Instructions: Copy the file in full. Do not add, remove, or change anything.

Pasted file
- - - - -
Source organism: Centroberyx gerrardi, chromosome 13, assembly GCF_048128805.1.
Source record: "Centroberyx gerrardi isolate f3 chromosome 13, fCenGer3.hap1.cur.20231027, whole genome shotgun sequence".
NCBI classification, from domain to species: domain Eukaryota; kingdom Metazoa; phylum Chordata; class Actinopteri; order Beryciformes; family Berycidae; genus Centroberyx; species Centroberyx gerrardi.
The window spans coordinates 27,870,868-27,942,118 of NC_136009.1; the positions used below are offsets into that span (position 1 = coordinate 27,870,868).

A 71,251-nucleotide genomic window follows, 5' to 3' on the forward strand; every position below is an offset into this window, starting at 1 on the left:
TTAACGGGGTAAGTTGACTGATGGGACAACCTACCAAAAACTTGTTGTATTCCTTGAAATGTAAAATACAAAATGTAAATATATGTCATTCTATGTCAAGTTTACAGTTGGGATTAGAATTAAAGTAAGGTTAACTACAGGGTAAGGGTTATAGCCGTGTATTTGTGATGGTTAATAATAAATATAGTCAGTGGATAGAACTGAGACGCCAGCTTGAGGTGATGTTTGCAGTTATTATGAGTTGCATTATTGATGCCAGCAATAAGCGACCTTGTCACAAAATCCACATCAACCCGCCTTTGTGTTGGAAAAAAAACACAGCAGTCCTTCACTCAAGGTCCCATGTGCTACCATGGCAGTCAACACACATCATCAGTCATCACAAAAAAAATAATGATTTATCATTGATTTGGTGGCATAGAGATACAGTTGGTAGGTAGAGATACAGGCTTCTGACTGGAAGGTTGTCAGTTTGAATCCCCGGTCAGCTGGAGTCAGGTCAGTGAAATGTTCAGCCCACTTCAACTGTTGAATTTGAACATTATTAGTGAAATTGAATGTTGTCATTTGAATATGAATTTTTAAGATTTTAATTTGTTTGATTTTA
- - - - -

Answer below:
Source organism: Centroberyx gerrardi, chromosome 13, assembly GCF_048128805.1.
Source record: "Centroberyx gerrardi isolate f3 chromosome 13, fCenGer3.hap1.cur.20231027, whole genome shotgun sequence".
NCBI classification, from domain to species: domain Eukaryota; kingdom Metazoa; phylum Chordata; class Actinopteri; order Beryciformes; family Berycidae; genus Centroberyx; species Centroberyx gerrardi.
The window spans coordinates 27,870,868-27,942,118 of NC_136009.1; the positions used below are offsets into that span (position 1 = coordinate 27,870,868).

A 71,251-nucleotide genomic window follows, 5' to 3' on the forward strand; every position below is an offset into this window, starting at 1 on the left:
TTAACGGGGTAAGTTGACTGATGGGACAACCTACCAAAAACTTGTTGTATTCCTTGAAATGTAAAATACAAAATGTAAATATATGTCATTCTATGTCAAGTTTACAGTTGGGATTAGAATTAAAGTAAGGTTAACTACAGGGTAAGGGTTATAGCCGTGTATTTGTGATGGTTAATAATAAATATAGTCAGTGGATAGAACTGAGACGCCAGCTTGAGGTGATGTTTGCAGTTATTATGAGTTGCATTATTGATGCCAGCAATAAGCGACCTTGTCACAAAATCCACATCAACCCGCCTTTGTGTTGGAAAAAAAACACAGCAGTCCTTCACTCAAGGTCCCATGTGCTACCATGGCAGTCAACACACATCATCAGTCATCACAAAAAAAATAATGATTTATCATTGATTTGGTGGCATAGAGATACAGTTGGTAGGTAGAGATACAGGCTTCTGACTGGAAGGTTGTCAGTTTGAATCCCCGGTCAGCTGGAGTCAGGTCAGTGAAATGTTCAGCCCACTTCAACTGTTGAATTTGAACATTATTAGTGAAATTGAATGTTGTCATTTGAATATGAATTTTTAAGATTTTAATTTGTTTGATTTTA